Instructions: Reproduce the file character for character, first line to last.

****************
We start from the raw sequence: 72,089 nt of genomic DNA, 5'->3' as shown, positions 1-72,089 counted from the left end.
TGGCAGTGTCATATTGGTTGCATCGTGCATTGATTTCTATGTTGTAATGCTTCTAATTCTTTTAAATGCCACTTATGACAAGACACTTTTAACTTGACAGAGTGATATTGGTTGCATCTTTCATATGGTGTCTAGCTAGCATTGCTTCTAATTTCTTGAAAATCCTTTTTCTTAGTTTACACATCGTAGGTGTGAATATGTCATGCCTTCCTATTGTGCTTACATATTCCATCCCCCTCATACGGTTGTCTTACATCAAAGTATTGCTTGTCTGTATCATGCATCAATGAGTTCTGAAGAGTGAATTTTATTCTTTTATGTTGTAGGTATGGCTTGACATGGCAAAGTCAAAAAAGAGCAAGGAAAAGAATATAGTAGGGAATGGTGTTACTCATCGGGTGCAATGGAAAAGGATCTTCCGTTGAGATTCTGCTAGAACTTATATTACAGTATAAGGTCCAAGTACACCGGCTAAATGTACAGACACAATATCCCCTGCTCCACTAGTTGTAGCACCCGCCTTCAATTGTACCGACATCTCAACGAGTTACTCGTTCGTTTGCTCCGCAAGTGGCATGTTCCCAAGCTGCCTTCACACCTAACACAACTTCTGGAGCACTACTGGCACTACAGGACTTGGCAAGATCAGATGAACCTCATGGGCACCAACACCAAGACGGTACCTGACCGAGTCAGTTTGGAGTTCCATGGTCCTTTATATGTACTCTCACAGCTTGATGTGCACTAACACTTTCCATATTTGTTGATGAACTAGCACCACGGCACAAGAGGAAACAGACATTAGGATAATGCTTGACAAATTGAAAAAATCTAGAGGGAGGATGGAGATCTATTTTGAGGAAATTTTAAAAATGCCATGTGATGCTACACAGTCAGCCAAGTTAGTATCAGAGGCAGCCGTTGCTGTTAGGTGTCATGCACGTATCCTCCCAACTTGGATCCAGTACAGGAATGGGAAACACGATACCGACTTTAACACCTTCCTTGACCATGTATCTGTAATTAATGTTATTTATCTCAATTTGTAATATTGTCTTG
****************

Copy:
We start from the raw sequence: 72,089 nt of genomic DNA, 5'->3' as shown, positions 1-72,089 counted from the left end.
TGGCAGTGTCATATTGGTTGCATCGTGCATTGATTTCTATGTTGTAATGCTTCTAATTCTTTTAAATGCCACTTATGACAAGACACTTTTAACTTGACAGAGTGATATTGGTTGCATCTTTCATATGGTGTCTAGCTAGCATTGCTTCTAATTTCTTGAAAATCCTTTTTCTTAGTTTACACATCGTAGGTGTGAATATGTCATGCCTTCCTATTGTGCTTACATATTCCATCCCCCTCATACGGTTGTCTTACATCAAAGTATTGCTTGTCTGTATCATGCATCAATGAGTTCTGAAGAGTGAATTTTATTCTTTTATGTTGTAGGTATGGCTTGACATGGCAAAGTCAAAAAAGAGCAAGGAAAAGAATATAGTAGGGAATGGTGTTACTCATCGGGTGCAATGGAAAAGGATCTTCCGTTGAGATTCTGCTAGAACTTATATTACAGTATAAGGTCCAAGTACACCGGCTAAATGTACAGACACAATATCCCCTGCTCCACTAGTTGTAGCACCCGCCTTCAATTGTACCGACATCTCAACGAGTTACTCGTTCGTTTGCTCCGCAAGTGGCATGTTCCCAAGCTGCCTTCACACCTAACACAACTTCTGGAGCACTACTGGCACTACAGGACTTGGCAAGATCAGATGAACCTCATGGGCACCAACACCAAGACGGTACCTGACCGAGTCAGTTTGGAGTTCCATGGTCCTTTATATGTACTCTCACAGCTTGATGTGCACTAACACTTTCCATATTTGTTGATGAACTAGCACCACGGCACAAGAGGAAACAGACATTAGGATAATGCTTGACAAATTGAAAAAATCTAGAGGGAGGATGGAGATCTATTTTGAGGAAATTTTAAAAATGCCATGTGATGCTACACAGTCAGCCAAGTTAGTATCAGAGGCAGCCGTTGCTGTTAGGTGTCATGCACGTATCCTCCCAACTTGGATCCAGTACAGGAATGGGAAACACGATACCGACTTTAACACCTTCCTTGACCATGTATCTGTAATTAATGTTATTTATCTCAATTTGTAATATTGTCTTG